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David Guetta: Everything need not begin with a great plan

Updated on: 20 December,2021 06:54 AM IST  |  Mumbai
Sonia Lulla | sonia.lulla@mid-day.com

Created out of boredom in 2020, DJ David Guetta on the success of his United at Home initiative, now for NYE

David Guetta: Everything need not begin with a great plan

David Guetta

Upon a purpose-built floating stage set on the waters surrounding the Louvre Abu Dhabi, world-renowned DJ and producer David Guetta pre-recorded a show that will stream for fans on New Year’s Eve. An extension of Guetta’s highly successful United at Home initiative — which was kicked off to beat boredom at the onset of the lockdown in 2020, but emerged to become a fund-generating machine that aided several during the pandemic — this year’s event will mark the fifth in the series after previously travelling to Miami and Paris. “This was something that I started because I was bored [during the lockdown]. I wanted to play music, and create stuff that would help people pass time. I didn’t expect [the project] to collect so much money, and never imagined that it would become so big,” says Guetta in an exclusive interview to mid-day. “It goes to show that not everything needs to be done with a big plan in mind. Look at me! I’m in Abu Dhabi, and it’s magical. I’ve seen pictures of [the Louvre] before, but being here is incredible. We recorded the show last night and the production is unbelievable.”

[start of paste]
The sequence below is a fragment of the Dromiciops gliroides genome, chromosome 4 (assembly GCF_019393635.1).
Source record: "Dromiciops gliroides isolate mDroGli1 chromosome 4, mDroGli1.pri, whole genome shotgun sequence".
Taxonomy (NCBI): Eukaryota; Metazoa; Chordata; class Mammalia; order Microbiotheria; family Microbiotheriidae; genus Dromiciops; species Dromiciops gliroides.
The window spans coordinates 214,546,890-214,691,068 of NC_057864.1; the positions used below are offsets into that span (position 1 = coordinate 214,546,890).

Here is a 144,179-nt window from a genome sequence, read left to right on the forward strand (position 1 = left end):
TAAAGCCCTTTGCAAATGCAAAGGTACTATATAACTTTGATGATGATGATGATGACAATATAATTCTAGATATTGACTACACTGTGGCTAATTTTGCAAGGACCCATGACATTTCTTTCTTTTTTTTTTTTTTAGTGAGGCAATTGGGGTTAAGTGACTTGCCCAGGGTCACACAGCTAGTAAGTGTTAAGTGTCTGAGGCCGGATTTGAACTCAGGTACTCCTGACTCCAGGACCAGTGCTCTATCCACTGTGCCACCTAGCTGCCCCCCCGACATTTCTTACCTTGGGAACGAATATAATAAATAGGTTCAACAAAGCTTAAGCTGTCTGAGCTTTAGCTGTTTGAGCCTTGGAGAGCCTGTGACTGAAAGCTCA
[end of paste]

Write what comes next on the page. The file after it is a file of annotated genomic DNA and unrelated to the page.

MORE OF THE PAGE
Accustomed as they are to feeding off the audience’s energy, Guetta admits that live-show performers like him must bank on imagination when replicating the ambience of a show, sans an enthusiastic crowd. He was fortunate to have been hosted at places with “magical sights”, which, he says, “lent a different kind of energy”. “It may not be the same as playing before a crowd, but it is inspiring.”

Among the pioneers of electronic dance music, Guetta has been so sought-after for the past two decades that he had made light of the fact that he didn’t have time to spend the money he makes. However, for EDM proponents who came after him, the journey hasn’t been as smooth. He admits that once too often, music makers have written off the genre, only to find it blooming again when the world is gripped with despair. “Before the lockdown, dance music was struggling to stay on the charts. But today, it is there everywhere. I noticed this trend in the past as well. One of my biggest hits, I got a feeling, created along with the Black Eyed Peas, released in the middle of a financial crisis. In crisis, people want music that helps them feel good. I have been fighting for dance music since I was 14 years old. I have dedicated my life to it. [Notions of] the death of dance music is nonsense. EDM is getting bigger with every passing year. Even in India, the scene is bigger than it was when I last visited. One of the reasons it does well is because it [plays on people’s] emotion, and isn’t too dependant on the lyrics. So, regardless of the language, it can [appeal to] everyone.” 

While he isn’t familiar with the works of Indian artistes, Guetta admits that sounds from the country had caught the attention of his contemporaries as early as in the ’90s. “One of my favourite hip-hop producers, Timberland would sample a lot of Indian music back then. I knew that this is something I should look at.” 

Apart from spearheading one of the biggest movements in the EDM space in the lockdown, Guetta also used the time to create “future rave” sounds. “They have been popular in the EDM community, and many DJs are now producing the same style of music. It’s wonderful that after all these years, [I can] still inspire other DJs and have an impact on them.”

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